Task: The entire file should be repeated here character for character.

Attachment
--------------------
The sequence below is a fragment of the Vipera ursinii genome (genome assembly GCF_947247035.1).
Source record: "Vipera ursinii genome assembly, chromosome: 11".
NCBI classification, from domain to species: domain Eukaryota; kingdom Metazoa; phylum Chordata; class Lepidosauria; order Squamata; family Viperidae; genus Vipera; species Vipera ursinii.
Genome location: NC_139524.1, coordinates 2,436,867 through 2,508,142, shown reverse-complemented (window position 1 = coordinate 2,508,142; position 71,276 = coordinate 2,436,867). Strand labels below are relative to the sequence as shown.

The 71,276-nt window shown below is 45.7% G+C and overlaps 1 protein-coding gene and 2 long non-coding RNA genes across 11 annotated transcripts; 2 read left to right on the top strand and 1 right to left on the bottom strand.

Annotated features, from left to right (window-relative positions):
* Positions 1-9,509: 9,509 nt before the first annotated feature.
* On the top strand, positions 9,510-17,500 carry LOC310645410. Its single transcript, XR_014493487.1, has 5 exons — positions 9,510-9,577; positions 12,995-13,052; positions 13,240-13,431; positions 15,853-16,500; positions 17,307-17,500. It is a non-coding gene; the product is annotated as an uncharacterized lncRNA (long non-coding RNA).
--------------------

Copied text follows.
The sequence below is a fragment of the Vipera ursinii genome (genome assembly GCF_947247035.1).
Source record: "Vipera ursinii genome assembly, chromosome: 11".
NCBI classification, from domain to species: domain Eukaryota; kingdom Metazoa; phylum Chordata; class Lepidosauria; order Squamata; family Viperidae; genus Vipera; species Vipera ursinii.
Genome location: NC_139524.1, coordinates 2,436,867 through 2,508,142, shown reverse-complemented (window position 1 = coordinate 2,508,142; position 71,276 = coordinate 2,436,867). Strand labels below are relative to the sequence as shown.

The 71,276-nt window shown below is 45.7% G+C and overlaps 1 protein-coding gene and 2 long non-coding RNA genes across 11 annotated transcripts; 2 read left to right on the top strand and 1 right to left on the bottom strand.

Annotated features, from left to right (window-relative positions):
* Positions 1-9,509: 9,509 nt before the first annotated feature.
* On the top strand, positions 9,510-17,500 carry LOC310645410. Its single transcript, XR_014493487.1, has 5 exons — positions 9,510-9,577; positions 12,995-13,052; positions 13,240-13,431; positions 15,853-16,500; positions 17,307-17,500. It is a non-coding gene; the product is annotated as an uncharacterized lncRNA (long non-coding RNA).